AskDefine | Define unveiling

Dictionary Definition



1 putting on display for the first time; "he attended the unveiling of the statue"
2 the act of beginning something new; "they looked forward to the debut of their new product line" [syn: introduction, debut, first appearance, launching, entry]

User Contributed Dictionary



  1. A ceremony for the first public showing of something.



  1. Present participle of to unveil.

Extensive Definition

Bereavement in Judaism () is a combination of minhag (traditional custom) and mitzvot (good deeds or religious obligation) derived from Judaism's classical Torah and rabbinic texts. The details of observance and practice vary according to each Jewish community.

Upon receiving news of the passing

Upon receiving the news of the passing, the following blessing is recited:
Transliteration: Barukh ata Adonai Eloheinu melekh ha'olam, dayan ha-emet.
Translation: "Blessed are You, , our God, King of the universe, the True Judge."
There is also a custom of rending one's clothes at the moment one hears news of a passing. Orthodox men will cut the lapel of their suit on the left side, over the heart. Non-orthodox practice may be to cut a necktie or to wear a button with a torn black ribbon.

Chevra kadisha

The chevra kadisha (חברה קדישא "holy group") is a Jewish burial society usually consisting of volunteers, men and women, who prepare the deceased for proper Jewish burial. Their job is to ensure that the body of the deceased is shown proper respect, ritually cleansed and dressed in shrouds.
Many local chevra kadishas in urban areas are affiliated with local synagogues, and they often own their own burial plots in various local cemeteries. Some Jews pay an annual token membership fee to the chevra kadisha of their choice, so that when the time comes, the society will not only attend to the body of the deceased as befits Jewish law, but will also ensure burial in a plot that it controls at an appropriate nearby Jewish cemetery.
If no gravediggers are available, then it is additionally the function of the male society members to ensure that graves are dug. In Israel, members of chevra kadishas consider it an honor to not only to prepare the body for burial but also to dig the grave for a fellow Jew's body, particularly if the deceased was known to be a righteous person.
Many burial societies hold one or two annual fast days and organize regular study sessions to remain up to date with the relevant articles of Jewish law. In addition, most burial societies also support families during the shiva (traditional week of mourning) by arranging prayer services, preparing meals, and providing other services for the mourners.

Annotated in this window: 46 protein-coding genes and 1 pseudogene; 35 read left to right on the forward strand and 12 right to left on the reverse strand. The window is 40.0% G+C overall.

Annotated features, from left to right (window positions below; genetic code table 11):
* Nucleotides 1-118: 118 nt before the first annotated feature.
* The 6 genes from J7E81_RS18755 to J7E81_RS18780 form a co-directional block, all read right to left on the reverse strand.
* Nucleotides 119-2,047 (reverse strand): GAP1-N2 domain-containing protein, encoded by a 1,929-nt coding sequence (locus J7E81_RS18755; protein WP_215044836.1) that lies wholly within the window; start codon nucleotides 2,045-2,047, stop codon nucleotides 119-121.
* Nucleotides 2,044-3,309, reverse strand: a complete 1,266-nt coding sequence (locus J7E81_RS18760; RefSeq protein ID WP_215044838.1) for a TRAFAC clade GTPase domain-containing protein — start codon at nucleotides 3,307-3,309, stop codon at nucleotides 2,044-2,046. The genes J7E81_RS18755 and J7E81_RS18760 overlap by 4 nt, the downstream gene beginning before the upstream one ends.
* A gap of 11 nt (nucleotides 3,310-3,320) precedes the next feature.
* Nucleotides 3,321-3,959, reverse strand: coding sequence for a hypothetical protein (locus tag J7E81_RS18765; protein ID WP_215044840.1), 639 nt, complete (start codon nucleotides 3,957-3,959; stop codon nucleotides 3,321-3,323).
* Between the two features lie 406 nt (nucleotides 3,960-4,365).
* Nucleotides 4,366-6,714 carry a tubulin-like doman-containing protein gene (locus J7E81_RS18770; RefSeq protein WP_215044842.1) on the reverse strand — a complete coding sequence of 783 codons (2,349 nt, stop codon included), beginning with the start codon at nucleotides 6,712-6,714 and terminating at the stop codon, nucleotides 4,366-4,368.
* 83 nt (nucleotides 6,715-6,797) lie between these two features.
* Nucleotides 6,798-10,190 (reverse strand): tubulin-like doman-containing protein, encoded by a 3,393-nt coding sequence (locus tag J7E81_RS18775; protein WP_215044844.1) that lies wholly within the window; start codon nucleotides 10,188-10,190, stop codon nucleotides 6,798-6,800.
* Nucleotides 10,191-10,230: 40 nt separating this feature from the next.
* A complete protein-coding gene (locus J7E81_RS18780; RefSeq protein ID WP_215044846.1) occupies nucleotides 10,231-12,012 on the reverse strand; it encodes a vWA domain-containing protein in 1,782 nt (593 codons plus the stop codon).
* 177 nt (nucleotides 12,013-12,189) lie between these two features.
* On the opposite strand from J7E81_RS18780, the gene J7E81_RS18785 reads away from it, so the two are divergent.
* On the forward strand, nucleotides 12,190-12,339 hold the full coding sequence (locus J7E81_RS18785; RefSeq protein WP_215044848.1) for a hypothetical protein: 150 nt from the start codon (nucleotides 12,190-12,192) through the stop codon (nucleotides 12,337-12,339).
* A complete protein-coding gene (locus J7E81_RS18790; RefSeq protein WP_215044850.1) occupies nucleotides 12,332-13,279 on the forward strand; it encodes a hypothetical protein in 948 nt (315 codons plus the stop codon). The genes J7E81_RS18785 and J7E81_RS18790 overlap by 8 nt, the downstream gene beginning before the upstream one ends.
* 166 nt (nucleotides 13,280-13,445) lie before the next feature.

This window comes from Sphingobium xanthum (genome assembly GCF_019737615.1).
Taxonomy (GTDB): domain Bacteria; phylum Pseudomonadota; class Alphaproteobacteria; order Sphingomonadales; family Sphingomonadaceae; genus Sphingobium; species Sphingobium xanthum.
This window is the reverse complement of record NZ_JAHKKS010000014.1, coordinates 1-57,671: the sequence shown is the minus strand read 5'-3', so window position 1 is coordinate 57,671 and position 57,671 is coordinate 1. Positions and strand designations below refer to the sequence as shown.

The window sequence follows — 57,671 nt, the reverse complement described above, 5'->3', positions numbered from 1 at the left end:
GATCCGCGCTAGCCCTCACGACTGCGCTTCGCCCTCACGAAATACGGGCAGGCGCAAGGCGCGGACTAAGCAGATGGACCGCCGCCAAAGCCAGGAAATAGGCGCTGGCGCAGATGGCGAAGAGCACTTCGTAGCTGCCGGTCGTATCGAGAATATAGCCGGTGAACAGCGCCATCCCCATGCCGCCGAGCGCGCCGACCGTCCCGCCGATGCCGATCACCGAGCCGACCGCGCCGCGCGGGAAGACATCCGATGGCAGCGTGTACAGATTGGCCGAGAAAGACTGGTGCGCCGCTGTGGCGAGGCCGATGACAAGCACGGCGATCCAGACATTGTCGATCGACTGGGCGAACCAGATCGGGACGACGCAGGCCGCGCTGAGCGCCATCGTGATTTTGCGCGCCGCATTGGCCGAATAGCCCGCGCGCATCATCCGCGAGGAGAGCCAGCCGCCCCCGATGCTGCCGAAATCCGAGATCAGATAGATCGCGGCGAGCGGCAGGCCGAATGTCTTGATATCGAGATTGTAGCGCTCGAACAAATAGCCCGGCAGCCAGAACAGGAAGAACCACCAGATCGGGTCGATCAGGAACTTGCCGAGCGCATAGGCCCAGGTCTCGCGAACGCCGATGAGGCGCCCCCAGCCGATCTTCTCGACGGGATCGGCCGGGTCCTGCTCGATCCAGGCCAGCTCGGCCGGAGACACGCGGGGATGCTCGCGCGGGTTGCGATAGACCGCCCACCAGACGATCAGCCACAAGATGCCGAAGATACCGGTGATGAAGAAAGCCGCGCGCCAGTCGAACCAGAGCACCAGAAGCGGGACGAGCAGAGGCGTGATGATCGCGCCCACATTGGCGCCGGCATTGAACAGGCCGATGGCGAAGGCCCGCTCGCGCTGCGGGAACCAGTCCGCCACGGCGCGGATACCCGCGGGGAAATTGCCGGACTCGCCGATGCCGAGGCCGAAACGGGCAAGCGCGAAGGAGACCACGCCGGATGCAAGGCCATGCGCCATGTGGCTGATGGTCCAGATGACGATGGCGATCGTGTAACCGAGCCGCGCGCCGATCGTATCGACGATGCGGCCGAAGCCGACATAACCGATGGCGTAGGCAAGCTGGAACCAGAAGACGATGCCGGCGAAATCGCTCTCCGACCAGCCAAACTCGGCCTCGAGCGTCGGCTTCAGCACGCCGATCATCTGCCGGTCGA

Preparing the body — Taharah

There are three major stages to preparing the body for burial: washing (rechitzah), ritual purification (taharah), and dressing (halbashah). The term taharah is used to refer both to the overall process of burial preparation, and to the specific step of ritual purification.
The general sequence of steps for performing taharah is as follows. Blessings, prayers, and readings from Torah, Psalmshia there and other Jewish scripture may be recited at several points:
  1. The body (guf) is uncovered. (It has been covered with a sheet awaiting taharah.)
  2. The body is washed carefully. As all blood must be buried along with the deceased, any open bleeding is stopped. The body is thoroughly cleaned of dirt, body fluids and solids, and anything else that may be on the skin. All jewelry is removed.
  3. The body is purified with water, either by immersion in a mikvah or by pouring a continuous stream in a prescribed manner.
  4. The body is dried (according to most customs).
  5. The body is dressed in traditional burial clothing (tachrichim). A sash (avnet) is wrapped around the clothing and tied in the form of the Hebrew letter "shin," representing one of the names of God.
  6. The coffin (aron) (if there is a coffin) is prepared by removing any linings or other embellishments. A sheet (sovev) is laid into the coffin. Outside the Land of Israel, if the person wore a prayer shawl (tallit) during their life, one is laid in the coffin for wrapping the body once it is placed there. One of the corner fringes (tzitzit) is removed from the shawl to signify that it will no longer be used for prayer in life.
  7. The body is then lifted into the coffin and wrapped in the prayer shawl and sheet. Soil from Israel (afar), if available, is placed over various parts of the body and sprinkled in the coffin.